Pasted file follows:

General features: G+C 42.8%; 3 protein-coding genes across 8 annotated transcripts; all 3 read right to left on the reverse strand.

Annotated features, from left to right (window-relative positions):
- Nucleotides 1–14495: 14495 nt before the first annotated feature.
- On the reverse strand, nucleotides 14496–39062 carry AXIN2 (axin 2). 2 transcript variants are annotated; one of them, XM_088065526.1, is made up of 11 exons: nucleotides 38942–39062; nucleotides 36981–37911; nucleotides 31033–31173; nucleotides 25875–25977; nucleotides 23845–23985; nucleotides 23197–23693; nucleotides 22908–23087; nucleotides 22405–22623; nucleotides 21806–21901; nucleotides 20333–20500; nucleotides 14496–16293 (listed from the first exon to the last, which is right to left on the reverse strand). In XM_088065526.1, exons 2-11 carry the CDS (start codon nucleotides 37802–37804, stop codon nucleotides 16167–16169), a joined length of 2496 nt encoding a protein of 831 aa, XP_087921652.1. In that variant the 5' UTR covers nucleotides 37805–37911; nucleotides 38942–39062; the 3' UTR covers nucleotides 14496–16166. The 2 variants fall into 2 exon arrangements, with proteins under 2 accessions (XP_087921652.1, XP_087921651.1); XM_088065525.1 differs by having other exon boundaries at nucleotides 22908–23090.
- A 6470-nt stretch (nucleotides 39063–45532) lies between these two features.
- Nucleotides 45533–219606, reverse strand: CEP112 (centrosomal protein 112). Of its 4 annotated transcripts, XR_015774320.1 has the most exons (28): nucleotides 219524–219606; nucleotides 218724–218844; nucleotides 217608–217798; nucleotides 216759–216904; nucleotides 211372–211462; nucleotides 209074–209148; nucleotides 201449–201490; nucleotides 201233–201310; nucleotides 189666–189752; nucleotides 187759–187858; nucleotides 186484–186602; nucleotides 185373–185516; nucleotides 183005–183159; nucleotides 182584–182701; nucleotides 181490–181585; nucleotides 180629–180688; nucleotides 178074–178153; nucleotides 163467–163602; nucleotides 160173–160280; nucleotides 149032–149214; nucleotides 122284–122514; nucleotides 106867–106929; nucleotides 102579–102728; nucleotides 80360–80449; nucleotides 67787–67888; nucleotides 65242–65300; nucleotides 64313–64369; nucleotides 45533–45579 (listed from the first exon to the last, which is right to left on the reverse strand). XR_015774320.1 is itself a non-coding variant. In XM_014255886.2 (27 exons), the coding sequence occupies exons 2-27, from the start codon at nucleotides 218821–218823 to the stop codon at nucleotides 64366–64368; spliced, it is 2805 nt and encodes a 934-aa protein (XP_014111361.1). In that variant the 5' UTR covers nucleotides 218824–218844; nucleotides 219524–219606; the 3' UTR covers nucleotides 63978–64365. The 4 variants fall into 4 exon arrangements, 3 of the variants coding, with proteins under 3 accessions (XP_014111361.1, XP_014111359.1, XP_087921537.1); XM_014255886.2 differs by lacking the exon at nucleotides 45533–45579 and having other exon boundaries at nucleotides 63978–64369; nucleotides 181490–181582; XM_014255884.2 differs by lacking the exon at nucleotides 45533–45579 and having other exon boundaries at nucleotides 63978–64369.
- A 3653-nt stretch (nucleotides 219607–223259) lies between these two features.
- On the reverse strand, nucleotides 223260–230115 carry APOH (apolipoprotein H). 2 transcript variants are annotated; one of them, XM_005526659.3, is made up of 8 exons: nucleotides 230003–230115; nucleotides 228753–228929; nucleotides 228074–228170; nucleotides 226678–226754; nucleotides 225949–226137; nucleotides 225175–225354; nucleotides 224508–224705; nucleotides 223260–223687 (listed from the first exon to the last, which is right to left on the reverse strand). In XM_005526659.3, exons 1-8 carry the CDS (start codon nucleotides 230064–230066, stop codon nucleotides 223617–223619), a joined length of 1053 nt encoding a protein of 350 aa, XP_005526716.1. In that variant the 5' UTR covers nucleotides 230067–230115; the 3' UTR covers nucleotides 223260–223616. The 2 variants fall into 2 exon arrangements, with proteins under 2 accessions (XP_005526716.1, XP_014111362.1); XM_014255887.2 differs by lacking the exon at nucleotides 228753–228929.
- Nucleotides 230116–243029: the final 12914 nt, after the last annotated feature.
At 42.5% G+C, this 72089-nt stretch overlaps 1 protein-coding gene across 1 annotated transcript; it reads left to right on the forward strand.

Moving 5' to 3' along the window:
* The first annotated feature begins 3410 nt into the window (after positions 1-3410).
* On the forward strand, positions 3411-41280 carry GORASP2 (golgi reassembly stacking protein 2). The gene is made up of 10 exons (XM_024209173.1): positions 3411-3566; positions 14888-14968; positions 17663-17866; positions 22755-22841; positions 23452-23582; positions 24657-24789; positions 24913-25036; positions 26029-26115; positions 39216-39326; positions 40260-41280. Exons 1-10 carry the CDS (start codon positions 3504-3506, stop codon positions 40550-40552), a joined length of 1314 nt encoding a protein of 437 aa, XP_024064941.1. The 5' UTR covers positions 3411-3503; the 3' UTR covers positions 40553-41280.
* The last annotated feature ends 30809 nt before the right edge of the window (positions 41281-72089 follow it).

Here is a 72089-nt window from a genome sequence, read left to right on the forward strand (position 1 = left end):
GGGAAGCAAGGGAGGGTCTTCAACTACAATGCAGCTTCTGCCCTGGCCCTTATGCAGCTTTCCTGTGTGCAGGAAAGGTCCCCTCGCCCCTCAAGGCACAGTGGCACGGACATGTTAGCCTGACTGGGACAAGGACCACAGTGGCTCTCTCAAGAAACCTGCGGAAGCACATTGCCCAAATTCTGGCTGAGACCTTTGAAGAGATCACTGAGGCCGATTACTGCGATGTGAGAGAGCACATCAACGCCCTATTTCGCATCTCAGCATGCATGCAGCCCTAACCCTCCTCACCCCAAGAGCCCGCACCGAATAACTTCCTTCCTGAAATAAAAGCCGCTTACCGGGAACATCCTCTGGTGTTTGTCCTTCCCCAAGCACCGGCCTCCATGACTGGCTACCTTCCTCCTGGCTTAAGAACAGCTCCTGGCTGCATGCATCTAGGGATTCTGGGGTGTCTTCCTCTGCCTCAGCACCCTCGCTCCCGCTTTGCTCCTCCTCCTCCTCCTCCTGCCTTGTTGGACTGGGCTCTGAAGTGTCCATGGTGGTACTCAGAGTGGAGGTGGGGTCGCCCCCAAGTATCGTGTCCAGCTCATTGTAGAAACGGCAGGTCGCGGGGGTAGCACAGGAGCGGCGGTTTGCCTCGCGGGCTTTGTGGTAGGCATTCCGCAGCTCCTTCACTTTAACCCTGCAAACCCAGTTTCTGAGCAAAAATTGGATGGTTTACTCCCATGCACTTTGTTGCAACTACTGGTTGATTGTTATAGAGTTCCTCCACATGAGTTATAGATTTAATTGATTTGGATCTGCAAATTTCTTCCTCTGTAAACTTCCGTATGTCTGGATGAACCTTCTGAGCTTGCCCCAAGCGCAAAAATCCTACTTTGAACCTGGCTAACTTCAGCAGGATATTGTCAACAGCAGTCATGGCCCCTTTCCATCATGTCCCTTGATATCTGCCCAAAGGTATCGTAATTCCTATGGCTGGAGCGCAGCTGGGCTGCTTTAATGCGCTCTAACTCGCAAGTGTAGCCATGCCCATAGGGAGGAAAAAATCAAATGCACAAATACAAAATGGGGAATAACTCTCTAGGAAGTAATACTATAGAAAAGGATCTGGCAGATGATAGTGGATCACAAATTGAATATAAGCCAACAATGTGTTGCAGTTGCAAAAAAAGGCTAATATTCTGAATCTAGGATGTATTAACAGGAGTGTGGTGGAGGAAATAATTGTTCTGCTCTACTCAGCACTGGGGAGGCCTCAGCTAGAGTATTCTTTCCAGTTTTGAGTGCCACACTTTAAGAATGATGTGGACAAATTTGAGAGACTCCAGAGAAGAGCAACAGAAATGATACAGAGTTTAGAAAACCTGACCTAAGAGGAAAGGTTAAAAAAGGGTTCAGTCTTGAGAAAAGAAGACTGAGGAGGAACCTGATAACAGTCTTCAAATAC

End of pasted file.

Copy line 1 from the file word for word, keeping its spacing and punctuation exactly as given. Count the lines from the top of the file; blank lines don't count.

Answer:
General features: G+C 42.8%; 3 protein-coding genes across 8 annotated transcripts; all 3 read right to left on the reverse strand.